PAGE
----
Am Johal is a Vancouver based writer and social activist. His work has appeared in Electronic Intifada, Seven Oaks Magazine, ZNET, News From Within, Arena Magazine, Palestine Chronicle, Inter Press Service and other publications. He has been involved in the establishment UBC Humanities 101, Impact of Olympics on Community Coalition, Civil Society Development Project and will be launching “The Gramsci Salon: a flying university” in March 2007 and the on-line BC Monthly Review in June 2007. He has worked as an advisor to two BC Cabinet Ministers, as a provincial government representative to the Vancouver Agreement where he was involved in the expansion of health services in the Downtown Eastside, and in human rights in Israel with the Mossawa Center where he led an international advocacy campaign against discriminatory legislation affecting the residency status of married Palestinians and Arab Israeli citizens. He is presently a graduate student at the Institute for Social and European Studies in Hungary.
JAMIE HILDER, AM JOHAL, THOMAS KEMPLE, GERMAINE KOH, KARA UZELMAN
January 25–January 26, 2007
THURSDAY, JANUARY 25, 8PM
Am Johal (Writer/Social Activist), Thomas Kemple (Sociologist), Germaine Koh (Artist/Curator)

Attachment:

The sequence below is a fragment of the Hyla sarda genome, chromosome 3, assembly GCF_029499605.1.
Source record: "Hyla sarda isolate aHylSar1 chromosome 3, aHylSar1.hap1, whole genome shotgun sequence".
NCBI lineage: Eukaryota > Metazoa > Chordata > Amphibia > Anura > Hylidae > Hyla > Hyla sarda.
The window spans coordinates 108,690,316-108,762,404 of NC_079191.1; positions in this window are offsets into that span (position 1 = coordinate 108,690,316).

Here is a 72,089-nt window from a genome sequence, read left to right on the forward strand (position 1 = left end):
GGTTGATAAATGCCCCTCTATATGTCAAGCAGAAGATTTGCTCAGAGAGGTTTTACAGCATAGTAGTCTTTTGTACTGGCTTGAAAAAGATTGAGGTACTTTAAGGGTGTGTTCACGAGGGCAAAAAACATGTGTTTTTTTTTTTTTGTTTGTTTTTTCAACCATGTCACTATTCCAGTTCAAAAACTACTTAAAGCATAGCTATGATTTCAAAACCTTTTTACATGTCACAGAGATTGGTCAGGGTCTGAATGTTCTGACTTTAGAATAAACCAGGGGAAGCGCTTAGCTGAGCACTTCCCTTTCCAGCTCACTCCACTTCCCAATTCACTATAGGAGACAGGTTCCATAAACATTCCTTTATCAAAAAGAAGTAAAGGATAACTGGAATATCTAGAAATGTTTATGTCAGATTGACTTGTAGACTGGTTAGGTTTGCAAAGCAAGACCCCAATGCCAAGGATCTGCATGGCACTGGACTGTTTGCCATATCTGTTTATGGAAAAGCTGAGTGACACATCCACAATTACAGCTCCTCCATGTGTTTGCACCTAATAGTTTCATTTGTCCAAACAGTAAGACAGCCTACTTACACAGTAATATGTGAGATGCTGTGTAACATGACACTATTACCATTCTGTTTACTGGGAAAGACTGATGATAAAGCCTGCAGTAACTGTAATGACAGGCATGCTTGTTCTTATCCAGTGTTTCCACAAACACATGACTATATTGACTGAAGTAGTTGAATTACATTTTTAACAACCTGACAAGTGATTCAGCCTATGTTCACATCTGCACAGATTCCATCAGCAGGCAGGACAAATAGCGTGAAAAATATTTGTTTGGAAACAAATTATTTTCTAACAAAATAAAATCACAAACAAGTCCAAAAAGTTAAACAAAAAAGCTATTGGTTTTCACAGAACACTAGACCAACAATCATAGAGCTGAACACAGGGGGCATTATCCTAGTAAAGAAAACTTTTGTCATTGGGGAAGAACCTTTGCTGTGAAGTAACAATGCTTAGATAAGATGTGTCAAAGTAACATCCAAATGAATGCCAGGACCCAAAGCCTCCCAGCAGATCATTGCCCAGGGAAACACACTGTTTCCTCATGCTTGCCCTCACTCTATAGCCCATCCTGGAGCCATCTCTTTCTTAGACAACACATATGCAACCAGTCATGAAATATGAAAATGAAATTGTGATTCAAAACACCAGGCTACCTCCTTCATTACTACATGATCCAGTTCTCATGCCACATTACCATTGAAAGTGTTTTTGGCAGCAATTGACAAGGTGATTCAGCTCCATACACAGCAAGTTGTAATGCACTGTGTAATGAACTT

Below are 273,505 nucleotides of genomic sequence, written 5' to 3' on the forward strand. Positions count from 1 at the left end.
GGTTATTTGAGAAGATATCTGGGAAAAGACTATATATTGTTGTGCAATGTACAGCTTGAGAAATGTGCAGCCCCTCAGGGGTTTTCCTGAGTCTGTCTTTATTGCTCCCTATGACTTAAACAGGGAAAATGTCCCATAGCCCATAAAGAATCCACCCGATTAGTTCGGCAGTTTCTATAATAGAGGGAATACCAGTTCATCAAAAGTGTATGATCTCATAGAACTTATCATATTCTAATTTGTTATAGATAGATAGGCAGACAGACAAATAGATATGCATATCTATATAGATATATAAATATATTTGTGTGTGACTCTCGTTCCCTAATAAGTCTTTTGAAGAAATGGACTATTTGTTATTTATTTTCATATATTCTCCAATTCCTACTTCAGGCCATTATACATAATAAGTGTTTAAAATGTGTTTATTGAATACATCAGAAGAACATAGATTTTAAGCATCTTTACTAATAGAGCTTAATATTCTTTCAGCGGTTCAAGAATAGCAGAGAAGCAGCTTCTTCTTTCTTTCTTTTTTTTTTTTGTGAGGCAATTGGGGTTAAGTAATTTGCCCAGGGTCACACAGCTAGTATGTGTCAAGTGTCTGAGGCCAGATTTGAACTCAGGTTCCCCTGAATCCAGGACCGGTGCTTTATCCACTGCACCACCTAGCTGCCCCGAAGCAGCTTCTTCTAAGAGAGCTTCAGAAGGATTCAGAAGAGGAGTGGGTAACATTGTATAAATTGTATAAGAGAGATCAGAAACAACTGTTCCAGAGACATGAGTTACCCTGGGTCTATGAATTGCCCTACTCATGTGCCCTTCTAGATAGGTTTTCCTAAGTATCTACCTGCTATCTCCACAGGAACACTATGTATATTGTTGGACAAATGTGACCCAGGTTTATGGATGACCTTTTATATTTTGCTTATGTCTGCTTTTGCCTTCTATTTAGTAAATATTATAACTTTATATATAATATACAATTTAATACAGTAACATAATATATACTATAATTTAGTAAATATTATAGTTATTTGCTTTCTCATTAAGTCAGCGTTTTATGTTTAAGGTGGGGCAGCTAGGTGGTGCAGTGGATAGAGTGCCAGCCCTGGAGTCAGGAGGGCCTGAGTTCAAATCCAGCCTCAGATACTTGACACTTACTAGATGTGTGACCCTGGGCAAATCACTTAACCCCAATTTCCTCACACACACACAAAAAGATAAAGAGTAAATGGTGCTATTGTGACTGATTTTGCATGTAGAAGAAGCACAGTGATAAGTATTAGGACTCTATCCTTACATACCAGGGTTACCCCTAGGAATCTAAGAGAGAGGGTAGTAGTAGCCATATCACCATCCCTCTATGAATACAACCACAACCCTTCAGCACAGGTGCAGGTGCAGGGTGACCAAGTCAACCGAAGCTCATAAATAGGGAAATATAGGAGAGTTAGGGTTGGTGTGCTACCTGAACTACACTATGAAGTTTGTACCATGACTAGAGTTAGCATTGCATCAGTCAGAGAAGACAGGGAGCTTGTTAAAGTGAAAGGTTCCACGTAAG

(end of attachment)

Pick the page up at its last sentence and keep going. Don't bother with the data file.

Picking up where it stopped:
FRIDAY, JANUARY 26, 8PM
Jamie Hilder (Artist/Critic), Kara Uzelman (Artist)
Rethinking how civic space is defined, Speakeasy: Territory is a series of talks and readings that address the mutable definition of “territory.” Questioning whether “territory” is a spatial, geographic, political, economic, or social construct, urban space will be taken up as a contestable subject.
In 2005 Artspeak hosted the inaugural Speakeasy: Serial Space. Through six presentations, this event approached space as an endless repetition of particular spaces that appear throughout our conventions of “urban” or “nature.” Speakeasy: Territory series encourages artists, writers, and activists to continue this thinking within urban terrain, building on the past and on the exhibition Territory held at Artspeak, Presentation House Gallery, and public sites around the city in the summer of 2006.